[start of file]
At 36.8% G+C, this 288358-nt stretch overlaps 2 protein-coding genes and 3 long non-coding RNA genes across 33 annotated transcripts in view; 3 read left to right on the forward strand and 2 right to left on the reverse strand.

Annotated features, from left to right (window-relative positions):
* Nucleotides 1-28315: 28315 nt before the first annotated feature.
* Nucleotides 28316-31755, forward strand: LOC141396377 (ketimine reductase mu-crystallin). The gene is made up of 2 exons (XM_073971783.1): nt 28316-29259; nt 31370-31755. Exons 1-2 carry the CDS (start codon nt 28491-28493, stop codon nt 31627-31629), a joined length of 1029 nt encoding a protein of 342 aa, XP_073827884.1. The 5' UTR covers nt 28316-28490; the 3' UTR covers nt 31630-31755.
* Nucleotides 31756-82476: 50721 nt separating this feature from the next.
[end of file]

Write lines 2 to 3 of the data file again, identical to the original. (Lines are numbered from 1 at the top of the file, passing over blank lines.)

Annotated features, from left to right (window-relative positions):
* Nucleotides 1-28315: 28315 nt before the first annotated feature.